5 Bad Habits of Hearing Loss (People)

Legend has it that from the time they first suspect a hearing problem, people typically wait 7 to 10 years before actually doing something about it. That’s a decade—a tenth of a century—of deteriorating communication. Seven to 10 years, wasted!

Research shows many reasons why people delay, including a belief their hearing is not all that bad and they can live with it, that it would cost too much to treat, hearing loss is low on their list of health priorities, or they simply don’t know where to get help. (AARP/American Speech-Language-Hearing Association (ASHA): National Poll on Hearing Health, 2011)

But unaddressed hearing loss has side effects. Years of poor communication take a toll on self-esteem, relationships, and overall health. It also gives a person time to develop bad habits. Sam Trychin, the renowned psychologist, public speaker and writer on hearing loss issues, wrote in his Mental Health Practitioner’s Guide (1987):  “The majority of people who are hard of hearing have had a gradual loss over a number of years. For them there may not have been a distinctly recognizable crisis period, but they have had a long time in which to develop and strengthen a variety of bad habits, such as bluffing, which can be highly resistant to change.”

So, what are some of these bad habits?

DENIAL: Not admitting our hearing loss, either to anyone or in individual situations, takes us down the slippery slope of poor communication. When talking to someone new, people are reluctant to bring up the issue until ‘necessary’—if at all.ostrich2

“Why announce a problem when there might not be any?”
“My hearing loss is private.”
“I can get by.”

Reluctance to accept and admit our hearing loss doesn’t prevent communication issues; it causes problems. While we’re struggling to understand what’s being said, the other person may sense something isn’t quite right and, rather than attributing the ‘disconnect’ to hearing loss, may incorrectly suspect that we’re aloof, uninterested or even incapable of understanding. A good personal policy is to accept our hearing loss and learn to disclose it as soon as possible, sometimes even before a conversation starts. Checking in to a hotel, for example, “Gael Hannan checking in and just so you know, I have hearing loss and would appreciate your facing me when you speak, thanks.”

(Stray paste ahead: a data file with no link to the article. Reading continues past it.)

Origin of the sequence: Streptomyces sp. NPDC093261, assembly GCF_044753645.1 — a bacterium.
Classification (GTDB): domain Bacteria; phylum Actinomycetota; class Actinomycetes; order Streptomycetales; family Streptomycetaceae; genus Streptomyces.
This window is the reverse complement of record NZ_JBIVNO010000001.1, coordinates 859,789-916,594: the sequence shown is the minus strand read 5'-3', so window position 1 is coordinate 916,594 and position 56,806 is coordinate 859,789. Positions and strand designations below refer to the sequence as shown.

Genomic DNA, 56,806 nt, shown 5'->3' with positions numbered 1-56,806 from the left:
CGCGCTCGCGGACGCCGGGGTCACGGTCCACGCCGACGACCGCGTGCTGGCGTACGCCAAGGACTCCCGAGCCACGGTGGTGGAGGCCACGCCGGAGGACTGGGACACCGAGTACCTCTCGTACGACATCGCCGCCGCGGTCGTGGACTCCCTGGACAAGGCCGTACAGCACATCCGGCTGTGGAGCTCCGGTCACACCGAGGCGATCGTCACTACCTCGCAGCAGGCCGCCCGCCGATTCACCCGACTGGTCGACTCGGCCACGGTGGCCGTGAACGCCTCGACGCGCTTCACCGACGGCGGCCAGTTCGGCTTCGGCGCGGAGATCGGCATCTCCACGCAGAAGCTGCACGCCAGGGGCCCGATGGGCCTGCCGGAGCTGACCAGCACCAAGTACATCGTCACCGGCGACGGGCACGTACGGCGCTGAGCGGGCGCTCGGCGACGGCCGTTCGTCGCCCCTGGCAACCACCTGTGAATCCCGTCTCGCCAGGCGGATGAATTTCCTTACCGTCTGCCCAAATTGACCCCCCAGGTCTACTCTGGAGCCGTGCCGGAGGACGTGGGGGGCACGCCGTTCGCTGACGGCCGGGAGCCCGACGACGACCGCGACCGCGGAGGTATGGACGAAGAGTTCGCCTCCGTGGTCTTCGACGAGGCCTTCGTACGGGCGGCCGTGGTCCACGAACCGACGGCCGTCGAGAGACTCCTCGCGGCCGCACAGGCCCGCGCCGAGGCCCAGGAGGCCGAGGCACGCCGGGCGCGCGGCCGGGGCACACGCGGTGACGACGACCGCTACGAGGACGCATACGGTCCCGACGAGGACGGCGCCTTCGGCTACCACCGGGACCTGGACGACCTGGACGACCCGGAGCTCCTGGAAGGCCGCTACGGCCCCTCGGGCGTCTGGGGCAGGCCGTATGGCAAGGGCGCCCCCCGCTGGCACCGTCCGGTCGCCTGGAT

BLUFFING is pretending to understand what’s being said, or giving the appearance of following the conversation, when, in reality, we don’t. We nod, smile, go uh-huh or oh, really and maybe repeat the odd word or two to reinforce the (false) impression that we’re getting it.

All people with hearing loss bluff, at least some of the time. If a hard of hearing person says they don’t bluff—they’re bluffing. There are many reasons why we bluff—we don’t want to appear stupid by having to ask for constant repeats, we don’t want to bother people, it’s difficult to keep up, we’re tired, etc. All valid reasons, but regardless of our reason or intent, bluffing disconnects  us from other people. We need to admit when we’re bluffing and find the courage to say, “I’m not following.”

WE DON’T ASSERT OUR NEEDS for accessible communication. A room is too dark. The speaker’s baseball cap shadows his eyes, making speechreading difficult. There’s background noise. Your friend is munching on potato chips, with some spinach stuck to her lower tooth. Your colleague is talking while walking away from you.